U of U Health Professor Kurt Albertine Named AAAS Fellow

U of U Health Professor Kurt Albertine Named AAAS Fellow

Nov 20, 2017 12:20 PM

Kurt Albertine, Ph.D., professor in Pediatrics at University of Utah Health, has been named a Fellow of the American Association for the Advancement of Science (AAAS), an honor bestowed upon association members by their peers.

Albertine was recognized by the Medical Sciences section for his work advancing the field of lung morphometry and relating lung structure to function.

“It is a huge honor to be in included in this rarefied group of Fellows,” Albertine said. “I feel a great deal of pride that my peers have recognized my scientific accomplishments.”

For more than 20 years, Albertine has studied the early and long-term effects of chronic lung disease, a condition common in preterm babies. Immature lungs are not structurally developed to exchange oxygen and carbon dioxide effectively. As a result, many preterm babies are placed on a ventilator and given intensive care support.  This setting not only injures the lung, it injures other organ systems, including the brain, and disrupts body growth. To date, no treatment exists for neonatal chronic lung disease.

He has received the Edward B. Clark Chair IV of Pediatrics in 2015, the Gary C. Schoenwolf Mentoring Award in 2014 from the Department of Pediatrics, and the Beacons of Excellence Individual Mentoring Award in 2014 from U of U. He also is a recipient of the American Physiological Society’s Bodil M. Schmidt-Nielsen Distinguished Mentor and Scientist Award in 2017.

Albertine will join 395 members this year elevated to this honor by the association for their scientifically or socially distinguished efforts to advance science or its applications. The 2017 AAAS Fellows will be inducted during a ceremony on February 17 during the AAAS Fellows Forum at the 2018 Annual Meeting in Austin, Texas.

“The election of Dr. Kurt Albertine as a Fellow in the American Association for the Advancement of Science affirms the impact of his research to science,” said U of U Interim Associate Vice President for Research for Health Sciences Monica L. Vetter, Ph.D. “His groundbreaking use of morphometry precisely maps the lungs, and this information can be used to advance our understanding of how lung structure affects function. I am elated that he has been recognized for his continued dedication and contribution to research and science.”

The tradition of AAAS Fellows began in 1874. A member may be nominated to the rank of Fellow by the steering groups of the Association’s 24 sections, by three Fellows, or by the Association’s chief executive officer.

Each steering group reviews the nominations of individuals within its respective section and a final list is forwarded to the AAAS Council, the policymaking body of the Association, chaired by the AAAS president and consisting of the members of the board of directors, the retiring section chairs, delegates from each electorate and each regional division and two delegates from the National Association of Academies of Science. The AAAS Council votes on the aggregate list and identifies the next group of Fellows.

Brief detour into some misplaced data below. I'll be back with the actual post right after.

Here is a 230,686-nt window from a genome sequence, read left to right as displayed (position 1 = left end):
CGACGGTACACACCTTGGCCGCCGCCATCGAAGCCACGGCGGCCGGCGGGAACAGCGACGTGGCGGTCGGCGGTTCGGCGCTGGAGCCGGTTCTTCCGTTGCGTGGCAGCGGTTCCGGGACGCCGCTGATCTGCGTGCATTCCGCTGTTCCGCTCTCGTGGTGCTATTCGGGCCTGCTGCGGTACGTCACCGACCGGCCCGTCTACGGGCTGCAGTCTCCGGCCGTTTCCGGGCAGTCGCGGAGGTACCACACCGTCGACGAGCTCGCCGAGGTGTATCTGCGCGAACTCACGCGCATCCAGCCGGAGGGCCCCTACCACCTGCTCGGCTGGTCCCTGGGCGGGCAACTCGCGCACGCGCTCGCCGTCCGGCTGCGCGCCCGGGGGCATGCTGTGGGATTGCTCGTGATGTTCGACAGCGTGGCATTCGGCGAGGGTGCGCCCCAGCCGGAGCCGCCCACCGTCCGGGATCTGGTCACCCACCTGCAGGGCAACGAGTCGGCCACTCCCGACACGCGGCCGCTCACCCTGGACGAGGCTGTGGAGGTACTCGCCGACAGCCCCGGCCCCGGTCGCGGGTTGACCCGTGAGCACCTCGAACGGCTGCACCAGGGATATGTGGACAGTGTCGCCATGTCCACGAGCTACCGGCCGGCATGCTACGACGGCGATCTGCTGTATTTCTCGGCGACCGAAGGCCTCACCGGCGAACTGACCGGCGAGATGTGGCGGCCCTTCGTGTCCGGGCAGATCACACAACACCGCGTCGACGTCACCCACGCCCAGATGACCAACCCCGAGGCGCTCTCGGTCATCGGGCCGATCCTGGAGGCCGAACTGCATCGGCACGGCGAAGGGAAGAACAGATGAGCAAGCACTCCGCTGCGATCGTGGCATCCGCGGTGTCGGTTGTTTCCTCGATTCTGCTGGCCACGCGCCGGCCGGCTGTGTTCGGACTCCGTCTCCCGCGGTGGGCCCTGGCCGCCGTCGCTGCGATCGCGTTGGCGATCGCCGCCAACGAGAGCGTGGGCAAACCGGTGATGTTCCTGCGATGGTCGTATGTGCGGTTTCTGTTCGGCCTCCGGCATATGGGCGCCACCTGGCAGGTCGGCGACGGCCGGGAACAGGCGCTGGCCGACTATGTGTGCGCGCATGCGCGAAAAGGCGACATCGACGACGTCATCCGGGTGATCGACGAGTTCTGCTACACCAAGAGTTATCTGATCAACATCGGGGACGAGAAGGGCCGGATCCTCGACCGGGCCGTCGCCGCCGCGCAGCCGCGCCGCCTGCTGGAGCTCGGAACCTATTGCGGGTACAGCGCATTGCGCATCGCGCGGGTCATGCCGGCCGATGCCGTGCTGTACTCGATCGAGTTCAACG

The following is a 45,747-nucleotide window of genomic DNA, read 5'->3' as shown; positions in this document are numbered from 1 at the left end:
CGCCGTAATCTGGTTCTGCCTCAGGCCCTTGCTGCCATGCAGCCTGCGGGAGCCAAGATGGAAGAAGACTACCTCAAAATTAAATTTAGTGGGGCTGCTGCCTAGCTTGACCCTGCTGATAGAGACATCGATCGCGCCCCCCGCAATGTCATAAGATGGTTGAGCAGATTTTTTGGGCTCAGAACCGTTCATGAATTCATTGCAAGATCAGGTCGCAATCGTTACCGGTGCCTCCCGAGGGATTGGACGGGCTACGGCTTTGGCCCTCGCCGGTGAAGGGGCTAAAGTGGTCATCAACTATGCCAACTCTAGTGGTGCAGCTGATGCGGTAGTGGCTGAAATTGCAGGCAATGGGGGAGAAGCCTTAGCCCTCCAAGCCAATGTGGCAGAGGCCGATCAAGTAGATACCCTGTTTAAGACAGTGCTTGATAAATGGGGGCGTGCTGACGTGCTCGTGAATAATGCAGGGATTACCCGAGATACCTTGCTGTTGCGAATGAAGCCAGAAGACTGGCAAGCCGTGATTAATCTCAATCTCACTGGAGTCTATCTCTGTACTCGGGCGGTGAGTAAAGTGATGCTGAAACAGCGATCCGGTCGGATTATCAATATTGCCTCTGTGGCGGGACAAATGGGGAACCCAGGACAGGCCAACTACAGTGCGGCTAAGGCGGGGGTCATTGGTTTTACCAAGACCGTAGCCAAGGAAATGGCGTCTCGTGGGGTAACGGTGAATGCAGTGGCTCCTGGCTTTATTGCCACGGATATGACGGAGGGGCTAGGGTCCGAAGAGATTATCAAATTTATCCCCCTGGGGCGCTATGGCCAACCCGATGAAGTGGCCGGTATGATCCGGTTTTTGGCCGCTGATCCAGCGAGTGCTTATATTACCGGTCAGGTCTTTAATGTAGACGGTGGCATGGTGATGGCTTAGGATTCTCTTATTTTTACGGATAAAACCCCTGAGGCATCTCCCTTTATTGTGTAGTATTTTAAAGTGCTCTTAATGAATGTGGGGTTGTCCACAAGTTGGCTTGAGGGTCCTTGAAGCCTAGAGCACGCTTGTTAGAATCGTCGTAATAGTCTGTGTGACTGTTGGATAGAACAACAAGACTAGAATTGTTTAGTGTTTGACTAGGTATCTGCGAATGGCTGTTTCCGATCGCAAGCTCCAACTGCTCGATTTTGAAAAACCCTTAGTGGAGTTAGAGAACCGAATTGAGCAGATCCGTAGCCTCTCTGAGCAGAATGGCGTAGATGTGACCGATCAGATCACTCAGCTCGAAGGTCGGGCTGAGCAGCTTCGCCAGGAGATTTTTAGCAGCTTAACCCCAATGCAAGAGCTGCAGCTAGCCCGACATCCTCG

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University of Utah Health is the state’s only academic health care system, providing leading-edge and compassionate medicine for a referral area that encompasses 10% of the U.S., including Idaho, Wyoming, Montana and much of Nevada. A hub for health sciences research and education in the region, U of U Health touts a $291 million research enterprise and trains the majority of Utah’s health care professionals at its Schools of Medicine and Dentistry and Colleges of Nursing, Pharmacy and Health. Staffed by more than 20,000 employees, the system includes 12 community clinics and four hospitals — University Hospital; University Neuropsychiatric Institute; Huntsman Cancer Hospital; and the University Orthopaedic Center. For eight straight years, U of U Health has ranked among the top 10 U.S. academic medical centers in the rigorous Vizient Quality and Accountability Study, including reaching No. 1 in 2010 and 2016.

The American Association for the Advancement of Science (AAAS) is the world’s largest general scientific society and publisher of the journal Science (www.sciencemag.org) as well as Science Translational Medicine, Science Signaling, a digital, open-access journal, Science Advances, Science Immunology, and Science Robotics. AAAS was founded in 1848 and includes nearly 250 affiliated societies and academies of science, serving 10 million individuals. Science has the largest paid circulation of any peer-reviewed general science journal in the world. The non-profit AAAS (www.aaas.org) is open to all and fulfills its mission to “advance science and serve society” through initiatives in science policy, international programs, science education, public engagement, and more. For the latest research news, log onto EurekAlert!, the premier science-news Web site, a service of AAA.

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